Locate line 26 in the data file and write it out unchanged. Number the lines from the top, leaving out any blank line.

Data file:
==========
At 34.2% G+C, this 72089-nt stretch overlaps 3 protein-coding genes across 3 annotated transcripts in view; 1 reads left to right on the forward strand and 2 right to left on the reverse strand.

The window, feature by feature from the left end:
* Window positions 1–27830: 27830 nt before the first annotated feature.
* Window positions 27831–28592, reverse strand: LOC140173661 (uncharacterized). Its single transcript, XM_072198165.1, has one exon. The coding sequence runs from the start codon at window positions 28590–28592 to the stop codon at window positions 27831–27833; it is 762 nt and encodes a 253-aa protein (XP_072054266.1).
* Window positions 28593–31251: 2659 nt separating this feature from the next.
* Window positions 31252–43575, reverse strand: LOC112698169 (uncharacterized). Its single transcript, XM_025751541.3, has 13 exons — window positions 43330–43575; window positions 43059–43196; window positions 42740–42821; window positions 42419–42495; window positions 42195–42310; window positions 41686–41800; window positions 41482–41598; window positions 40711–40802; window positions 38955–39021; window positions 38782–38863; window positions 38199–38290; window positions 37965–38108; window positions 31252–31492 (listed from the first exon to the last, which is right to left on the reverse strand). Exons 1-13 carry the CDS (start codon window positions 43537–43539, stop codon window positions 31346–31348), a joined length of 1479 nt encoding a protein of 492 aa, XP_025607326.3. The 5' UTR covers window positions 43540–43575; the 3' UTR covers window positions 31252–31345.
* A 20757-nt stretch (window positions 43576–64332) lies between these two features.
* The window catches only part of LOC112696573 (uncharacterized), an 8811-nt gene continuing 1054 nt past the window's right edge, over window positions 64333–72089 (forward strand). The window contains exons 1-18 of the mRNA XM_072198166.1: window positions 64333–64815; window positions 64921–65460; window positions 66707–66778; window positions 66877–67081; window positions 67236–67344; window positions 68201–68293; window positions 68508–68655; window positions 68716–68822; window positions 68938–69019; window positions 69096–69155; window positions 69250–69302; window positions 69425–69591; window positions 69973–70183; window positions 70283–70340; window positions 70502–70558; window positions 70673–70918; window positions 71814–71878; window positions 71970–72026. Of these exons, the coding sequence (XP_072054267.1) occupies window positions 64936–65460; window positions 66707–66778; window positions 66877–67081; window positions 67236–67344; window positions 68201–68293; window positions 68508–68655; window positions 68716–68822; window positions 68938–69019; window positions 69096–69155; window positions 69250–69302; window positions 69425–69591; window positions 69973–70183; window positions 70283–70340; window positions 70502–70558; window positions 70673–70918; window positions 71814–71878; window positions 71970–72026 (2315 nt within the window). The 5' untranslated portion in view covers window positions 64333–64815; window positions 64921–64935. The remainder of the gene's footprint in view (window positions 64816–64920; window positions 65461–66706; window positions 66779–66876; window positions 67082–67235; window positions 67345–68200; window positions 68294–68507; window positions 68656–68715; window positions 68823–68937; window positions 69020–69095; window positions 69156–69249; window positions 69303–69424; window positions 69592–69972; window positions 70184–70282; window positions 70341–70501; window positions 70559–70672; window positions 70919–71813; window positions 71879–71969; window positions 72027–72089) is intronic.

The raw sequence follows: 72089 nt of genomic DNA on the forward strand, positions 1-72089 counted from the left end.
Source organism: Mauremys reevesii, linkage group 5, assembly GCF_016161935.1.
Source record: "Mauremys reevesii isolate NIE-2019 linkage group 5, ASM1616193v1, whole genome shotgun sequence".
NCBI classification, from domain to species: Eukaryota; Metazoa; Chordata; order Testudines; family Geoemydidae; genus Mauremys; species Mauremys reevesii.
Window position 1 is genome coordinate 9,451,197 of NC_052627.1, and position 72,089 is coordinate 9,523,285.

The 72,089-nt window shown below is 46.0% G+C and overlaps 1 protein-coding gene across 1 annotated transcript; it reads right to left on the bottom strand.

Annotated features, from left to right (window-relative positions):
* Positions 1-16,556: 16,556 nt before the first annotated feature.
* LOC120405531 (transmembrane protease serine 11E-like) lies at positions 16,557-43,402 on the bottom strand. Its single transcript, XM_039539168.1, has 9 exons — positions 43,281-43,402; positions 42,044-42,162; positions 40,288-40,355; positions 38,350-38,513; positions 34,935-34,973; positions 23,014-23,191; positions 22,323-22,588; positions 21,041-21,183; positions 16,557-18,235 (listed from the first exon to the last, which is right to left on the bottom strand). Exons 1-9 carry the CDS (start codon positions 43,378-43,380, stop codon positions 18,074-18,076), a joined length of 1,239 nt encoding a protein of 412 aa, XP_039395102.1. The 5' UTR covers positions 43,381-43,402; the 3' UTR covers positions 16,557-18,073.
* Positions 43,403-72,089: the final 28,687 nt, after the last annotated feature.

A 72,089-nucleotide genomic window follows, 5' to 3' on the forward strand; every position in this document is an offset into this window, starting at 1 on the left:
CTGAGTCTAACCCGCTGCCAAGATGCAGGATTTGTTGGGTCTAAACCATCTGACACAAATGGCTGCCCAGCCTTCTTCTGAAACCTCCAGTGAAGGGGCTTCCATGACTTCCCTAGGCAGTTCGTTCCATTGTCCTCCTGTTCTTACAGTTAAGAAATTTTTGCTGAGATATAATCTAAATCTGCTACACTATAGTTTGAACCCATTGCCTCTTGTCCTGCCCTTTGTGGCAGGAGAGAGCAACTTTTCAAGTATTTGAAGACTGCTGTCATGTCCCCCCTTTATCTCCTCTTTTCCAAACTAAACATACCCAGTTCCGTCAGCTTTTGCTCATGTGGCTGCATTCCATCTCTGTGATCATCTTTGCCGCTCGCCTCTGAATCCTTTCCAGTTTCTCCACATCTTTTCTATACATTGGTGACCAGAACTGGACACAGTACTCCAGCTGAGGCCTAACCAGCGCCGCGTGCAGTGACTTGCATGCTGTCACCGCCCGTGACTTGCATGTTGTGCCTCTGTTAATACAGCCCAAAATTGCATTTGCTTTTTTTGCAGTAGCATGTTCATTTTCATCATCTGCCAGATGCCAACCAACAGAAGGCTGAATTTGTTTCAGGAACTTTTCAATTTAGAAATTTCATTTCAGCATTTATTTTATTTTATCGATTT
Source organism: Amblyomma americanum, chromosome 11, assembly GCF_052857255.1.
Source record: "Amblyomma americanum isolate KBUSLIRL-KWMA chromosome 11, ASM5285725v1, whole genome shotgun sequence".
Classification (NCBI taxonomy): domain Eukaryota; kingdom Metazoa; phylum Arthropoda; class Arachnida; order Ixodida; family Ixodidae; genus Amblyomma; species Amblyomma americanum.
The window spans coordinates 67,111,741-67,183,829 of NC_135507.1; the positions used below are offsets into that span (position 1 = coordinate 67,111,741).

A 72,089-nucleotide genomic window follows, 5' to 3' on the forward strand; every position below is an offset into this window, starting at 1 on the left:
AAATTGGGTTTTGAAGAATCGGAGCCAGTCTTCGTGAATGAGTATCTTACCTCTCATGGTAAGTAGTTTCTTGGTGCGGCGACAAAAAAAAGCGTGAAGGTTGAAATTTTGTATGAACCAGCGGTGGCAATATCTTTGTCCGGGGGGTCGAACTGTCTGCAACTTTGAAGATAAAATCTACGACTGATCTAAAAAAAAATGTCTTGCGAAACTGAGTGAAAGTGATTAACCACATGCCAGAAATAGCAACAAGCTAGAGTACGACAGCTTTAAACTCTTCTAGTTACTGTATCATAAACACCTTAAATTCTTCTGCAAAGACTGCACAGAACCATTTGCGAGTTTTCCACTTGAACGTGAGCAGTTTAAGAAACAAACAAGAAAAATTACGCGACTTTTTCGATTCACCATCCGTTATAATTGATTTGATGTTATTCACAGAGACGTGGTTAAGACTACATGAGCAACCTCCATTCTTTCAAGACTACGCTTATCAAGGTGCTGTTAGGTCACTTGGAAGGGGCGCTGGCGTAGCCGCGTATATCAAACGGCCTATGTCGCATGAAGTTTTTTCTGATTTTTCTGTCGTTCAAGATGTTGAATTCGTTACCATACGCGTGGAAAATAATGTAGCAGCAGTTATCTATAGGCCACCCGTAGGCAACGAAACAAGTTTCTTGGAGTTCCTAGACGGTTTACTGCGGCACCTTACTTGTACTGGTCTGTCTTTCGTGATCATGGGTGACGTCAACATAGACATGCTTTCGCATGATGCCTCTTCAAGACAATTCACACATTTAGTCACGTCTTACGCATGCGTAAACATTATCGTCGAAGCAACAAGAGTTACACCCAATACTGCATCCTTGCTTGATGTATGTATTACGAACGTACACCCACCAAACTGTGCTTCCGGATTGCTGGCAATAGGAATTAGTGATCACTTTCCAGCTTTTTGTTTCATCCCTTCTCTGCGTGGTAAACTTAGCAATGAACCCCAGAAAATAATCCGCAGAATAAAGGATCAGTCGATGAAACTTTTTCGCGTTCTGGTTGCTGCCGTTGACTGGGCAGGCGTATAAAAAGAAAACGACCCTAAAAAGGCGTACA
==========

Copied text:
AAATTGGGTTTTGAAGAATCGGAGCCAGTCTTCGTGAATGAGTATCTTACCTCTCATGGTAAGTAGTTTCTTGGTGCGGCGACAAAAAAAAGCGTGAAGGTTGAAATTTTGTATGAACCAGCGGTGGCAATATCTTTGTCCGGGGGGTCGAACTGTCTGCAACTTTGAAGATAAAATCTACGACTGATCTAAAAAAAAATGTCTTGCGAAACTGAGTGAAAGTGATTAACCACATGCCAGAAATAGCAACAAGCTAGAGTACGACAGCTTTAAACTCTTCTAGTTACTGTATCATAAACACCTTAAATTCTTCTGCAAAGACTGCACAGAACCATTTGCGAGTTTTCCACTTGAACGTGAGCAGTTTAAGAAACAAACAAGAAAAATTACGCGACTTTTTCGATTCACCATCCGTTATAATTGATTTGATGTTATTCACAGAGACGTGGTTAAGACTACATGAGCAACCTCCATTCTTTCAAGACTACGCTTATCAAGGTGCTGTTAGGTCACTTGGAAGGGGCGCTGGCGTAGCCGCGTATATCAAACGGCCTATGTCGCATGAAGTTTTTTCTGATTTTTCTGTCGTTCAAGATGTTGAATTCGTTACCATACGCGTGGAAAATAATGTAGCAGCAGTTATCTATAGGCCACCCGTAGGCAACGAAACAAGTTTCTTGGAGTTCCTAGACGGTTTACTGCGGCACCTTACTTGTACTGGTCTGTCTTTCGTGATCATGGGTGACGTCAACATAGACATGCTTTCGCATGATGCCTCTTCAAGACAATTCACACATTTAGTCACGTCTTACGCATGCGTAAACATTATCGTCGAAGCAACAAGAGTTACACCCAATACTGCATCCTTGCTTGATGTATGTATTACGAACGTACACCCACCAAACTGTGCTTCCGGATTGCTGGCAATAGGAATTAGTGATCACTTTCCAGCTTTTTGTTTCATCCCTTCTCTGCGTGGTAAACTTAGCAATGAACCCCAGAAAATAATCCGCAGAATAAAGGATCAGTCGATGAAACTTTTTCGCGTTCTGGTTGCTGCCGTTGACTGGGCAGGCGTATAAAAAGAAAACGACCCTAAAAAGGCGTACA